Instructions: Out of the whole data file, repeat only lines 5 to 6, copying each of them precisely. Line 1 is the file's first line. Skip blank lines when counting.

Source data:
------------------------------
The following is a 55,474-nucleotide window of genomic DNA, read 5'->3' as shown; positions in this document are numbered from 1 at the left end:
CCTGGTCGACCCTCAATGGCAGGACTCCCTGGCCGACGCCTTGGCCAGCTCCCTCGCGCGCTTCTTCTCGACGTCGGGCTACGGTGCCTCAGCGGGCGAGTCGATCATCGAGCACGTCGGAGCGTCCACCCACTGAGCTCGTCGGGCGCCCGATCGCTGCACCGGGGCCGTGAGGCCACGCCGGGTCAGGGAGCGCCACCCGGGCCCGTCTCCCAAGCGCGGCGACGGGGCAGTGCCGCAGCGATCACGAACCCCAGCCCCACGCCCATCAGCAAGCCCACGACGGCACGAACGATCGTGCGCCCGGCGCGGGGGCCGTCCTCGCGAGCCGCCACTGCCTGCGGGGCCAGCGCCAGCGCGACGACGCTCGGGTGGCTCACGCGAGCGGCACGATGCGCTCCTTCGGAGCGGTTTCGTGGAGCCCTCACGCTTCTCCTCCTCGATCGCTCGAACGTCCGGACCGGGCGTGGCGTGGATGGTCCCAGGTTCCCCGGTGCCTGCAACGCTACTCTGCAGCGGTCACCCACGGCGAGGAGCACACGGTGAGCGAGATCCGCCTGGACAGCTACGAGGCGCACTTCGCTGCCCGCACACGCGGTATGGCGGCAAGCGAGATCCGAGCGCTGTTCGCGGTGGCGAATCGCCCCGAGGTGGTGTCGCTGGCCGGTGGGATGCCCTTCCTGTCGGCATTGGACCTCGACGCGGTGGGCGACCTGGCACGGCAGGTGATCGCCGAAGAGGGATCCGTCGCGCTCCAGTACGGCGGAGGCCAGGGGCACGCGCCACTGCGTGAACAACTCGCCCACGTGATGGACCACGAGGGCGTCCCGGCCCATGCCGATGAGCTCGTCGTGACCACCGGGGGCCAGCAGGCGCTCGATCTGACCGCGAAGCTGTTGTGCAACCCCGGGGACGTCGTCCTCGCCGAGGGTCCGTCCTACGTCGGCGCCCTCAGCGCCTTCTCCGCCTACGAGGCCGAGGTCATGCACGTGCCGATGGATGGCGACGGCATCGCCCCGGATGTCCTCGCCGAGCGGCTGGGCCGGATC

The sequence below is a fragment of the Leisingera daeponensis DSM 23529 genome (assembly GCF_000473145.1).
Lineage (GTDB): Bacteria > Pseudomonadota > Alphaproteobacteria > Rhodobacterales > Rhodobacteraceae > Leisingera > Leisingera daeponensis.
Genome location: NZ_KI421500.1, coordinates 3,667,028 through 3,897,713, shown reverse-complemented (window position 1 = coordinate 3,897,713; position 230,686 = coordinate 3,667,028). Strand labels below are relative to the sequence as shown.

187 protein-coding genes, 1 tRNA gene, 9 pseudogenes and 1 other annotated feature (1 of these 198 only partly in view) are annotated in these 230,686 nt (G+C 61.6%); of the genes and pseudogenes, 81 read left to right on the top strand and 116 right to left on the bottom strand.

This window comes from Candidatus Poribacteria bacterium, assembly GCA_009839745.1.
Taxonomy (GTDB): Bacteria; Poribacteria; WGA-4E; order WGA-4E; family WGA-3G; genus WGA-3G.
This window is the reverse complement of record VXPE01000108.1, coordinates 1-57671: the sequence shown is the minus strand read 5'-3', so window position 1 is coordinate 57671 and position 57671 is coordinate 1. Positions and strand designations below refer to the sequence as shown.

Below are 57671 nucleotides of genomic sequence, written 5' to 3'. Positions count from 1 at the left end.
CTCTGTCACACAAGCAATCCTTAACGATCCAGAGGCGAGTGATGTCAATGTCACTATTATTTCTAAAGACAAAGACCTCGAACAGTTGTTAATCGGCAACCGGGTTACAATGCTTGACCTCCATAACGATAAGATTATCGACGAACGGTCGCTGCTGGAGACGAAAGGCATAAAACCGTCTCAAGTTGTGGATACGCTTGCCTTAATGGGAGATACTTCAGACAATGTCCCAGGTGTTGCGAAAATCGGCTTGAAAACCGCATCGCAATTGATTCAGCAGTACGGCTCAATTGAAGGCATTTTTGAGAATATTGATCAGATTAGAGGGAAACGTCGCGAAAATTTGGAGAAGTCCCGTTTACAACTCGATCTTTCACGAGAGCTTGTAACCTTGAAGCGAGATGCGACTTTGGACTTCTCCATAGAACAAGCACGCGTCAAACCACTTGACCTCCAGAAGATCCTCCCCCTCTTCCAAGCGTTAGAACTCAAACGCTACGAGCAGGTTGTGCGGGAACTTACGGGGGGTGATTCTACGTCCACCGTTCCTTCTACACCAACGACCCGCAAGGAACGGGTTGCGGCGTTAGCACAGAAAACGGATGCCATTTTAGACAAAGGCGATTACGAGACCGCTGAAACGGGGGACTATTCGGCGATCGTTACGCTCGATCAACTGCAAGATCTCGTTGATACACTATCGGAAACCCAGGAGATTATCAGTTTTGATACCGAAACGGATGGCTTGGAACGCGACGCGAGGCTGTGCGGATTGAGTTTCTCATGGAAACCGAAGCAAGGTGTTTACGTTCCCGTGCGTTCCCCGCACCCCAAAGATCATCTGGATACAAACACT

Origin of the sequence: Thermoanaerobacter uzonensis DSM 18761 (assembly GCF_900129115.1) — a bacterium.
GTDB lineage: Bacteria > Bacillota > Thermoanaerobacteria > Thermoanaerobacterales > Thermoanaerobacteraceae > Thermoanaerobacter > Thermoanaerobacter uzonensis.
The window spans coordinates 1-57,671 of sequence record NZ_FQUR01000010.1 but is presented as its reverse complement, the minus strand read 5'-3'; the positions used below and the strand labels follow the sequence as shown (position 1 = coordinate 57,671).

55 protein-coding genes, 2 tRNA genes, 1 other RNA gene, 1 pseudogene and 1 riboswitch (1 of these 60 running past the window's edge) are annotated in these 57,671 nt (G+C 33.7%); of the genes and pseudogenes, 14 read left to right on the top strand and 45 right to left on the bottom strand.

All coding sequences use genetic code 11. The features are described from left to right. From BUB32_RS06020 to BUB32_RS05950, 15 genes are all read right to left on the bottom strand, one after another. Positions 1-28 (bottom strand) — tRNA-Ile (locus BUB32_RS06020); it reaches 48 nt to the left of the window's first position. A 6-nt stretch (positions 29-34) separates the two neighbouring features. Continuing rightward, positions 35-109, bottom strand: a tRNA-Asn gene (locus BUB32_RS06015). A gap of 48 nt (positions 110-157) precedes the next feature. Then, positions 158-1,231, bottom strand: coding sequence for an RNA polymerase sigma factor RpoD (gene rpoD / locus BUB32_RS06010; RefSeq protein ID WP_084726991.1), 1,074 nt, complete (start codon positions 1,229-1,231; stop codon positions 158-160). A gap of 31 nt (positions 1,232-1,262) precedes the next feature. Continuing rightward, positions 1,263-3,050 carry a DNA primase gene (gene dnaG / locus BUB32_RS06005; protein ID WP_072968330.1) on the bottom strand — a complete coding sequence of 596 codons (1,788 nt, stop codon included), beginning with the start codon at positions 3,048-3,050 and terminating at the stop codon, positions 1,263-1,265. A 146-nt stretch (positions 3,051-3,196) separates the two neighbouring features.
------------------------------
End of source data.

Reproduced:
Genome location: NZ_KI421500.1, coordinates 3,667,028 through 3,897,713, shown reverse-complemented (window position 1 = coordinate 3,897,713; position 230,686 = coordinate 3,667,028). Strand labels below are relative to the sequence as shown.

187 protein-coding genes, 1 tRNA gene, 9 pseudogenes and 1 other annotated feature (1 of these 198 only partly in view) are annotated in these 230,686 nt (G+C 61.6%); of the genes and pseudogenes, 81 read left to right on the top strand and 116 right to left on the bottom strand.